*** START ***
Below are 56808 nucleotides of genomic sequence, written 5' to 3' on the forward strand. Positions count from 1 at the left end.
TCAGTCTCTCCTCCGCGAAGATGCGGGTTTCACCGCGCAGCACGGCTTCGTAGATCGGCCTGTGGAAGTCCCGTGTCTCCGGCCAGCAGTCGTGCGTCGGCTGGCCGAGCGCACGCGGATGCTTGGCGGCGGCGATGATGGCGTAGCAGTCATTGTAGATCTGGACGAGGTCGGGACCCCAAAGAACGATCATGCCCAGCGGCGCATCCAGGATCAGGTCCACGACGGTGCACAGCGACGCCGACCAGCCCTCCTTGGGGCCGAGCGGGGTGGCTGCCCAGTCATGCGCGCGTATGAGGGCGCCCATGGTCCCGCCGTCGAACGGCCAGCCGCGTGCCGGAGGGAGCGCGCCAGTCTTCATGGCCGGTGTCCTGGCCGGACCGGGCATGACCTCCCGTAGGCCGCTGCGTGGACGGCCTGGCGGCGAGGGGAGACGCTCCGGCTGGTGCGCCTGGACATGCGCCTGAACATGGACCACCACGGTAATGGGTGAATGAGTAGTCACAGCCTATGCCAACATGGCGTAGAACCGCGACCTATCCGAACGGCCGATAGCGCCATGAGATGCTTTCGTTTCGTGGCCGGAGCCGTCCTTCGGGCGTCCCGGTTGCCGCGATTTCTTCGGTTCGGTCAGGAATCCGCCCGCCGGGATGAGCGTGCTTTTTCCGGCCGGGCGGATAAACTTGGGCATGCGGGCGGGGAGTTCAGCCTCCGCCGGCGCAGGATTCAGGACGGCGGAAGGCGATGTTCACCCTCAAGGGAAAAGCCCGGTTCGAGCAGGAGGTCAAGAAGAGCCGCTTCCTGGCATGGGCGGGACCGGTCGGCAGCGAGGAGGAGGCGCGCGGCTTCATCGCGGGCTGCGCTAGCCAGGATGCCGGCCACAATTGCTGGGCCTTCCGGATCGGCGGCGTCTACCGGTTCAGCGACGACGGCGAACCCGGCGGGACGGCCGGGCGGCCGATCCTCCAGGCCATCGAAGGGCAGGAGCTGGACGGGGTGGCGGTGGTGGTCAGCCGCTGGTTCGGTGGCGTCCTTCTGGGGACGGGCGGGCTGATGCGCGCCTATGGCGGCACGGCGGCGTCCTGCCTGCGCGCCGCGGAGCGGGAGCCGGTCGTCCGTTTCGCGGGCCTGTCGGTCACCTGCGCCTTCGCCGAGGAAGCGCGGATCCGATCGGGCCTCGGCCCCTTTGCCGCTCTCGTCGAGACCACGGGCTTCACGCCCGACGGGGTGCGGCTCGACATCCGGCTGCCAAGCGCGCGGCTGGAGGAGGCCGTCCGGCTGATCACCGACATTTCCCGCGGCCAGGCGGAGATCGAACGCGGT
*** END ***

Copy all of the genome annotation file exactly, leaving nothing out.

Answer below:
Below are 56808 nucleotides of genomic sequence, written 5' to 3' on the forward strand. Positions count from 1 at the left end.
TCAGTCTCTCCTCCGCGAAGATGCGGGTTTCACCGCGCAGCACGGCTTCGTAGATCGGCCTGTGGAAGTCCCGTGTCTCCGGCCAGCAGTCGTGCGTCGGCTGGCCGAGCGCACGCGGATGCTTGGCGGCGGCGATGATGGCGTAGCAGTCATTGTAGATCTGGACGAGGTCGGGACCCCAAAGAACGATCATGCCCAGCGGCGCATCCAGGATCAGGTCCACGACGGTGCACAGCGACGCCGACCAGCCCTCCTTGGGGCCGAGCGGGGTGGCTGCCCAGTCATGCGCGCGTATGAGGGCGCCCATGGTCCCGCCGTCGAACGGCCAGCCGCGTGCCGGAGGGAGCGCGCCAGTCTTCATGGCCGGTGTCCTGGCCGGACCGGGCATGACCTCCCGTAGGCCGCTGCGTGGACGGCCTGGCGGCGAGGGGAGACGCTCCGGCTGGTGCGCCTGGACATGCGCCTGAACATGGACCACCACGGTAATGGGTGAATGAGTAGTCACAGCCTATGCCAACATGGCGTAGAACCGCGACCTATCCGAACGGCCGATAGCGCCATGAGATGCTTTCGTTTCGTGGCCGGAGCCGTCCTTCGGGCGTCCCGGTTGCCGCGATTTCTTCGGTTCGGTCAGGAATCCGCCCGCCGGGATGAGCGTGCTTTTTCCGGCCGGGCGGATAAACTTGGGCATGCGGGCGGGGAGTTCAGCCTCCGCCGGCGCAGGATTCAGGACGGCGGAAGGCGATGTTCACCCTCAAGGGAAAAGCCCGGTTCGAGCAGGAGGTCAAGAAGAGCCGCTTCCTGGCATGGGCGGGACCGGTCGGCAGCGAGGAGGAGGCGCGCGGCTTCATCGCGGGCTGCGCTAGCCAGGATGCCGGCCACAATTGCTGGGCCTTCCGGATCGGCGGCGTCTACCGGTTCAGCGACGACGGCGAACCCGGCGGGACGGCCGGGCGGCCGATCCTCCAGGCCATCGAAGGGCAGGAGCTGGACGGGGTGGCGGTGGTGGTCAGCCGCTGGTTCGGTGGCGTCCTTCTGGGGACGGGCGGGCTGATGCGCGCCTATGGCGGCACGGCGGCGTCCTGCCTGCGCGCCGCGGAGCGGGAGCCGGTCGTCCGTTTCGCGGGCCTGTCGGTCACCTGCGCCTTCGCCGAGGAAGCGCGGATCCGATCGGGCCTCGGCCCCTTTGCCGCTCTCGTCGAGACCACGGGCTTCACGCCCGACGGGGTGCGGCTCGACATCCGGCTGCCAAGCGCGCGGCTGGAGGAGGCCGTCCGGCTGATCACCGACATTTCCCGCGGCCAGGCGGAGATCGAACGCGGT